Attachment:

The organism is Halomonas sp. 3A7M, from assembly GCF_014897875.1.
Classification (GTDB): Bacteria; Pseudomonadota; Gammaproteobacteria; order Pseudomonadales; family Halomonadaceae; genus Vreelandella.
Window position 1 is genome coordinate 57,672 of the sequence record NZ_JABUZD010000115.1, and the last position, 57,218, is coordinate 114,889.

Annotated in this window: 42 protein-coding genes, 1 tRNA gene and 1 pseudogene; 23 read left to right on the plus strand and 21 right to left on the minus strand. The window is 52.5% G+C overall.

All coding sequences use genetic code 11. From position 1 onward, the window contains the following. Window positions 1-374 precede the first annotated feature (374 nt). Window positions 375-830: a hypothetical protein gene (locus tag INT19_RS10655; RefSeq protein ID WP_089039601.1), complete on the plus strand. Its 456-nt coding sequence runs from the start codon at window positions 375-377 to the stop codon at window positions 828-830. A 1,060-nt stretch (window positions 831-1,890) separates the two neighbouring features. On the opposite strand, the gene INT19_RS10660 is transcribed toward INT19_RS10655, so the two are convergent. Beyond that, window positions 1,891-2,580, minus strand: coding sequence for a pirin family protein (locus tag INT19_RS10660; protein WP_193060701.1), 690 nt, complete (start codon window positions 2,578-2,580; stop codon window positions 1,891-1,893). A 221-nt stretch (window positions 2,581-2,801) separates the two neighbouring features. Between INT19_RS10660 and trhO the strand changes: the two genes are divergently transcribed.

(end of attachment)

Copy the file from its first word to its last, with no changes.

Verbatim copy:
The organism is Halomonas sp. 3A7M, from assembly GCF_014897875.1.
Classification (GTDB): Bacteria; Pseudomonadota; Gammaproteobacteria; order Pseudomonadales; family Halomonadaceae; genus Vreelandella.
Window position 1 is genome coordinate 57,672 of the sequence record NZ_JABUZD010000115.1, and the last position, 57,218, is coordinate 114,889.

Annotated in this window: 42 protein-coding genes, 1 tRNA gene and 1 pseudogene; 23 read left to right on the plus strand and 21 right to left on the minus strand. The window is 52.5% G+C overall.

All coding sequences use genetic code 11. From position 1 onward, the window contains the following. Window positions 1-374 precede the first annotated feature (374 nt). Window positions 375-830: a hypothetical protein gene (locus tag INT19_RS10655; RefSeq protein ID WP_089039601.1), complete on the plus strand. Its 456-nt coding sequence runs from the start codon at window positions 375-377 to the stop codon at window positions 828-830. A 1,060-nt stretch (window positions 831-1,890) separates the two neighbouring features. On the opposite strand, the gene INT19_RS10660 is transcribed toward INT19_RS10655, so the two are convergent. Beyond that, window positions 1,891-2,580, minus strand: coding sequence for a pirin family protein (locus tag INT19_RS10660; protein WP_193060701.1), 690 nt, complete (start codon window positions 2,578-2,580; stop codon window positions 1,891-1,893). A 221-nt stretch (window positions 2,581-2,801) separates the two neighbouring features. Between INT19_RS10660 and trhO the strand changes: the two genes are divergently transcribed.